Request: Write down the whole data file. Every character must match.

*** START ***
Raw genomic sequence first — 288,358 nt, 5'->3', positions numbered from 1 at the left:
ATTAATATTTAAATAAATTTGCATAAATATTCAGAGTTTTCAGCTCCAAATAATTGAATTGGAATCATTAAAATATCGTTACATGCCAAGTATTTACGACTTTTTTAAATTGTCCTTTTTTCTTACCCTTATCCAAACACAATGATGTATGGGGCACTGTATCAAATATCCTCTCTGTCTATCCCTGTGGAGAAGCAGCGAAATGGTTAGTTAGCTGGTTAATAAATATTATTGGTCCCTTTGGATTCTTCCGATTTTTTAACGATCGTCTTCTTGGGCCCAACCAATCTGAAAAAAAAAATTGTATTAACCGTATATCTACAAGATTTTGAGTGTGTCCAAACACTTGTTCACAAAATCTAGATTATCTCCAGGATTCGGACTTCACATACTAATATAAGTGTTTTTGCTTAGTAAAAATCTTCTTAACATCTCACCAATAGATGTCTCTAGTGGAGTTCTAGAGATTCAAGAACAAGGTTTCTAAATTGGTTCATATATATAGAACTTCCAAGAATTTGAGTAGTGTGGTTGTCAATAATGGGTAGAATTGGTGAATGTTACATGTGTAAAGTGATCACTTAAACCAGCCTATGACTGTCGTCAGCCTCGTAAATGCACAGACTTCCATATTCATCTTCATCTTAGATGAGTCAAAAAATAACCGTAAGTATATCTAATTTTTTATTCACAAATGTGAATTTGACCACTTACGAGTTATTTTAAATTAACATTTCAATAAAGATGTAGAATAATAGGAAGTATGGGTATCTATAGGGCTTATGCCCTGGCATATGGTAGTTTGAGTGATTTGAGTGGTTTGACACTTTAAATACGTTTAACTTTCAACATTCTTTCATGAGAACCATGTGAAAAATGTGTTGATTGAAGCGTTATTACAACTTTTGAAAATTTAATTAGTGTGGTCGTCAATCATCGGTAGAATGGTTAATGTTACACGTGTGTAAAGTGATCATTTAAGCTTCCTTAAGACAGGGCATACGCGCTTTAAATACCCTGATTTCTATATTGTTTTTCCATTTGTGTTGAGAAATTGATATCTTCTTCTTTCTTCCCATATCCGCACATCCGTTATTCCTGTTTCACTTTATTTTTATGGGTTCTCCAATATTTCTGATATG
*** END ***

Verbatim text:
Raw genomic sequence first — 288,358 nt, 5'->3', positions numbered from 1 at the left:
ATTAATATTTAAATAAATTTGCATAAATATTCAGAGTTTTCAGCTCCAAATAATTGAATTGGAATCATTAAAATATCGTTACATGCCAAGTATTTACGACTTTTTTAAATTGTCCTTTTTTCTTACCCTTATCCAAACACAATGATGTATGGGGCACTGTATCAAATATCCTCTCTGTCTATCCCTGTGGAGAAGCAGCGAAATGGTTAGTTAGCTGGTTAATAAATATTATTGGTCCCTTTGGATTCTTCCGATTTTTTAACGATCGTCTTCTTGGGCCCAACCAATCTGAAAAAAAAAATTGTATTAACCGTATATCTACAAGATTTTGAGTGTGTCCAAACACTTGTTCACAAAATCTAGATTATCTCCAGGATTCGGACTTCACATACTAATATAAGTGTTTTTGCTTAGTAAAAATCTTCTTAACATCTCACCAATAGATGTCTCTAGTGGAGTTCTAGAGATTCAAGAACAAGGTTTCTAAATTGGTTCATATATATAGAACTTCCAAGAATTTGAGTAGTGTGGTTGTCAATAATGGGTAGAATTGGTGAATGTTACATGTGTAAAGTGATCACTTAAACCAGCCTATGACTGTCGTCAGCCTCGTAAATGCACAGACTTCCATATTCATCTTCATCTTAGATGAGTCAAAAAATAACCGTAAGTATATCTAATTTTTTATTCACAAATGTGAATTTGACCACTTACGAGTTATTTTAAATTAACATTTCAATAAAGATGTAGAATAATAGGAAGTATGGGTATCTATAGGGCTTATGCCCTGGCATATGGTAGTTTGAGTGATTTGAGTGGTTTGACACTTTAAATACGTTTAACTTTCAACATTCTTTCATGAGAACCATGTGAAAAATGTGTTGATTGAAGCGTTATTACAACTTTTGAAAATTTAATTAGTGTGGTCGTCAATCATCGGTAGAATGGTTAATGTTACACGTGTGTAAAGTGATCATTTAAGCTTCCTTAAGACAGGGCATACGCGCTTTAAATACCCTGATTTCTATATTGTTTTTCCATTTGTGTTGAGAAATTGATATCTTCTTCTTTCTTCCCATATCCGCACATCCGTTATTCCTGTTTCACTTTATTTTTATGGGTTCTCCAATATTTCTGATATG